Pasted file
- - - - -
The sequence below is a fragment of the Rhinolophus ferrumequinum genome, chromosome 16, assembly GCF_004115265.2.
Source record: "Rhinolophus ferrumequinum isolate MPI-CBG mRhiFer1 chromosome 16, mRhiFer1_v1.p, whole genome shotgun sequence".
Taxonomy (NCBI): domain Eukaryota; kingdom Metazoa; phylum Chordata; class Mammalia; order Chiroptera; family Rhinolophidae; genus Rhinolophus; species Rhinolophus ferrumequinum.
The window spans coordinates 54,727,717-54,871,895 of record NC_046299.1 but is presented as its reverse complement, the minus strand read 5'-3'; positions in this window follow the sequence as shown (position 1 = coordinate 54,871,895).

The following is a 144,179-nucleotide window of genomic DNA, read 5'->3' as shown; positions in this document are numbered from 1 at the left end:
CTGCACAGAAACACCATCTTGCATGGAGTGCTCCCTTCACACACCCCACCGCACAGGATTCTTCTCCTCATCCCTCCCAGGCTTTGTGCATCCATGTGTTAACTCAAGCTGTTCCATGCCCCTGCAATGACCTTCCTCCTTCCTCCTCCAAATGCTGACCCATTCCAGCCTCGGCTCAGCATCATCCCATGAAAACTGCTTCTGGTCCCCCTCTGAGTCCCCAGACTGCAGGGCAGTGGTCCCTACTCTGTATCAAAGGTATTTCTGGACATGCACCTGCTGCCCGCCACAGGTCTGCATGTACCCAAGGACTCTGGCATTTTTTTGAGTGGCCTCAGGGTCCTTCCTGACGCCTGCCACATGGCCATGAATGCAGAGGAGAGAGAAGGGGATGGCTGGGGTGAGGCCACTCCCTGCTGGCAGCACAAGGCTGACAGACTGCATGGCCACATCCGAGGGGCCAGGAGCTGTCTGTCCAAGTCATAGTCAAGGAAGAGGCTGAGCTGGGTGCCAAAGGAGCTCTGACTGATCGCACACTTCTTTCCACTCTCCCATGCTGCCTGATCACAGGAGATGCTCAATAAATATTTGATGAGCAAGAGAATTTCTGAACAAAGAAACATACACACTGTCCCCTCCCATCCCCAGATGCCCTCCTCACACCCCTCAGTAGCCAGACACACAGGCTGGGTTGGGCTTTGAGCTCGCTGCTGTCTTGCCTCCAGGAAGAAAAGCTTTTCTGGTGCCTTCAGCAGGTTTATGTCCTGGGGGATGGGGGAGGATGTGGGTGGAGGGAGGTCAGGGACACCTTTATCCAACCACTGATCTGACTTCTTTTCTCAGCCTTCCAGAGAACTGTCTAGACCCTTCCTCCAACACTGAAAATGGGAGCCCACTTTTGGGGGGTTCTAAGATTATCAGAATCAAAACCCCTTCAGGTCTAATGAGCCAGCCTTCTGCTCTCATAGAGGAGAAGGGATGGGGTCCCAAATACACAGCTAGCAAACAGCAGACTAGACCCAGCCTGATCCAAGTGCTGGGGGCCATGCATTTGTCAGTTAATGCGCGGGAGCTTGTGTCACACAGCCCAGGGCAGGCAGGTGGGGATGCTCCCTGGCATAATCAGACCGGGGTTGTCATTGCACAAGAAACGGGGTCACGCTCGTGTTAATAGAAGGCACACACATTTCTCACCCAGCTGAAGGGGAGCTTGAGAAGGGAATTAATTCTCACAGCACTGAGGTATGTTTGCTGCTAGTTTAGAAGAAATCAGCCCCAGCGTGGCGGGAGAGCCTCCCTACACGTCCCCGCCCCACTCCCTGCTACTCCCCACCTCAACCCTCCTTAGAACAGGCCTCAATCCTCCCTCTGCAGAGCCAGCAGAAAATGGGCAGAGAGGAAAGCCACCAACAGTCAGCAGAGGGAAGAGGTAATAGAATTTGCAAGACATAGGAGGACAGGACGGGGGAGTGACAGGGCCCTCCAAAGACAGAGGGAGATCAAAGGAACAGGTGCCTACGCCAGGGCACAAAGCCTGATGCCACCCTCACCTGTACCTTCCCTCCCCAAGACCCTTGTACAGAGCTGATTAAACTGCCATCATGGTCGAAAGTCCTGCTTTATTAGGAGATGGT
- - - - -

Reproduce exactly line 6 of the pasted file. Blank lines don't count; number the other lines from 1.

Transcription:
CTGCACAGAAACACCATCTTGCATGGAGTGCTCCCTTCACACACCCCACCGCACAGGATTCTTCTCCTCATCCCTCCCAGGCTTTGTGCATCCATGTGTTAACTCAAGCTGTTCCATGCCCCTGCAATGACCTTCCTCCTTCCTCCTCCAAATGCTGACCCATTCCAGCCTCGGCTCAGCATCATCCCATGAAAACTGCTTCTGGTCCCCCTCTGAGTCCCCAGACTGCAGGGCAGTGGTCCCTACTCTGTATCAAAGGTATTTCTGGACATGCACCTGCTGCCCGCCACAGGTCTGCATGTACCCAAGGACTCTGGCATTTTTTTGAGTGGCCTCAGGGTCCTTCCTGACGCCTGCCACATGGCCATGAATGCAGAGGAGAGAGAAGGGGATGGCTGGGGTGAGGCCACTCCCTGCTGGCAGCACAAGGCTGACAGACTGCATGGCCACATCCGAGGGGCCAGGAGCTGTCTGTCCAAGTCATAGTCAAGGAAGAGGCTGAGCTGGGTGCCAAAGGAGCTCTGACTGATCGCACACTTCTTTCCACTCTCCCATGCTGCCTGATCACAGGAGATGCTCAATAAATATTTGATGAGCAAGAGAATTTCTGAACAAAGAAACATACACACTGTCCCCTCCCATCCCCAGATGCCCTCCTCACACCCCTCAGTAGCCAGACACACAGGCTGGGTTGGGCTTTGAGCTCGCTGCTGTCTTGCCTCCAGGAAGAAAAGCTTTTCTGGTGCCTTCAGCAGGTTTATGTCCTGGGGGATGGGGGAGGATGTGGGTGGAGGGAGGTCAGGGACACCTTTATCCAACCACTGATCTGACTTCTTTTCTCAGCCTTCCAGAGAACTGTCTAGACCCTTCCTCCAACACTGAAAATGGGAGCCCACTTTTGGGGGGTTCTAAGATTATCAGAATCAAAACCCCTTCAGGTCTAATGAGCCAGCCTTCTGCTCTCATAGAGGAGAAGGGATGGGGTCCCAAATACACAGCTAGCAAACAGCAGACTAGACCCAGCCTGATCCAAGTGCTGGGGGCCATGCATTTGTCAGTTAATGCGCGGGAGCTTGTGTCACACAGCCCAGGGCAGGCAGGTGGGGATGCTCCCTGGCATAATCAGACCGGGGTTGTCATTGCACAAGAAACGGGGTCACGCTCGTGTTAATAGAAGGCACACACATTTCTCACCCAGCTGAAGGGGAGCTTGAGAAGGGAATTAATTCTCACAGCACTGAGGTATGTTTGCTGCTAGTTTAGAAGAAATCAGCCCCAGCGTGGCGGGAGAGCCTCCCTACACGTCCCCGCCCCACTCCCTGCTACTCCCCACCTCAACCCTCCTTAGAACAGGCCTCAATCCTCCCTCTGCAGAGCCAGCAGAAAATGGGCAGAGAGGAAAGCCACCAACAGTCAGCAGAGGGAAGAGGTAATAGAATTTGCAAGACATAGGAGGACAGGACGGGGGAGTGACAGGGCCCTCCAAAGACAGAGGGAGATCAAAGGAACAGGTGCCTACGCCAGGGCACAAAGCCTGATGCCACCCTCACCTGTACCTTCCCTCCCCAAGACCCTTGTACAGAGCTGATTAAACTGCCATCATGGTCGAAAGTCCTGCTTTATTAGGAGATGGT